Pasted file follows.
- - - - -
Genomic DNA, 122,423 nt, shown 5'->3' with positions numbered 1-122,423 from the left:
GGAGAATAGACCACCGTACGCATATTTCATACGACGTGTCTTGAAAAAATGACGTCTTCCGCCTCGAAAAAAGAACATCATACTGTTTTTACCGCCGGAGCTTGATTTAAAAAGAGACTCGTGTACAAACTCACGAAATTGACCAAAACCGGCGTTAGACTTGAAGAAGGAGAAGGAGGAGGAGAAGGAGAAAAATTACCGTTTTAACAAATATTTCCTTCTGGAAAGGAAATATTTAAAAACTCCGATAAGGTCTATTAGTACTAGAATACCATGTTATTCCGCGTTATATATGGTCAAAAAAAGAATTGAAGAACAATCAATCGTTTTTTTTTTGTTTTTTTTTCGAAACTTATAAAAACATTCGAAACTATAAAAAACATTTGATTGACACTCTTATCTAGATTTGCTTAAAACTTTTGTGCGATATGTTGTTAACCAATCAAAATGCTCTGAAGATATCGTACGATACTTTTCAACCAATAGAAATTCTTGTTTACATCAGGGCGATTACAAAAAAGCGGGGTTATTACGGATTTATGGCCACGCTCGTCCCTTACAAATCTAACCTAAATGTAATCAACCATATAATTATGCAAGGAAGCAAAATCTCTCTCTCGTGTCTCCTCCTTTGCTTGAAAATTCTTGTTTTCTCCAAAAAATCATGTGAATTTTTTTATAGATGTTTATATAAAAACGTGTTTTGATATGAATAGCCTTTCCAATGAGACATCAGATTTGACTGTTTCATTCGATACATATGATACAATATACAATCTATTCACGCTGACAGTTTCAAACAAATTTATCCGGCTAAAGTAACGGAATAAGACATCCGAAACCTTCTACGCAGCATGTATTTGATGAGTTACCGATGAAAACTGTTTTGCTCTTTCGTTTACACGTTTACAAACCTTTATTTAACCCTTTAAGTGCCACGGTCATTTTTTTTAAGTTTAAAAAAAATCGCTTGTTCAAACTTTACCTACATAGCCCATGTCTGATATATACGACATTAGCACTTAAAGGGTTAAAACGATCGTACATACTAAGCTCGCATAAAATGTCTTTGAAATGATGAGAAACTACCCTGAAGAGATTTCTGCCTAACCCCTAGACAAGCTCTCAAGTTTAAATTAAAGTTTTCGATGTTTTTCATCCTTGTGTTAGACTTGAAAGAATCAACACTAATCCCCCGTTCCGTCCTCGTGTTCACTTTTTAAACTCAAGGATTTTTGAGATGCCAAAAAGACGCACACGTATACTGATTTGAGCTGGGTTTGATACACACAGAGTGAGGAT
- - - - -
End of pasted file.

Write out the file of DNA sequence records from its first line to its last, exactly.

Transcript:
Genomic DNA, 122,423 nt, shown 5'->3' with positions numbered 1-122,423 from the left:
GGAGAATAGACCACCGTACGCATATTTCATACGACGTGTCTTGAAAAAATGACGTCTTCCGCCTCGAAAAAAGAACATCATACTGTTTTTACCGCCGGAGCTTGATTTAAAAAGAGACTCGTGTACAAACTCACGAAATTGACCAAAACCGGCGTTAGACTTGAAGAAGGAGAAGGAGGAGGAGAAGGAGAAAAATTACCGTTTTAACAAATATTTCCTTCTGGAAAGGAAATATTTAAAAACTCCGATAAGGTCTATTAGTACTAGAATACCATGTTATTCCGCGTTATATATGGTCAAAAAAAGAATTGAAGAACAATCAATCGTTTTTTTTTTGTTTTTTTTTCGAAACTTATAAAAACATTCGAAACTATAAAAAACATTTGATTGACACTCTTATCTAGATTTGCTTAAAACTTTTGTGCGATATGTTGTTAACCAATCAAAATGCTCTGAAGATATCGTACGATACTTTTCAACCAATAGAAATTCTTGTTTACATCAGGGCGATTACAAAAAAGCGGGGTTATTACGGATTTATGGCCACGCTCGTCCCTTACAAATCTAACCTAAATGTAATCAACCATATAATTATGCAAGGAAGCAAAATCTCTCTCTCGTGTCTCCTCCTTTGCTTGAAAATTCTTGTTTTCTCCAAAAAATCATGTGAATTTTTTTATAGATGTTTATATAAAAACGTGTTTTGATATGAATAGCCTTTCCAATGAGACATCAGATTTGACTGTTTCATTCGATACATATGATACAATATACAATCTATTCACGCTGACAGTTTCAAACAAATTTATCCGGCTAAAGTAACGGAATAAGACATCCGAAACCTTCTACGCAGCATGTATTTGATGAGTTACCGATGAAAACTGTTTTGCTCTTTCGTTTACACGTTTACAAACCTTTATTTAACCCTTTAAGTGCCACGGTCATTTTTTTTAAGTTTAAAAAAAATCGCTTGTTCAAACTTTACCTACATAGCCCATGTCTGATATATACGACATTAGCACTTAAAGGGTTAAAACGATCGTACATACTAAGCTCGCATAAAATGTCTTTGAAATGATGAGAAACTACCCTGAAGAGATTTCTGCCTAACCCCTAGACAAGCTCTCAAGTTTAAATTAAAGTTTTCGATGTTTTTCATCCTTGTGTTAGACTTGAAAGAATCAACACTAATCCCCCGTTCCGTCCTCGTGTTCACTTTTTAAACTCAAGGATTTTTGAGATGCCAAAAAGACGCACACGTATACTGATTTGAGCTGGGTTTGATACACACAGAGTGAGGAT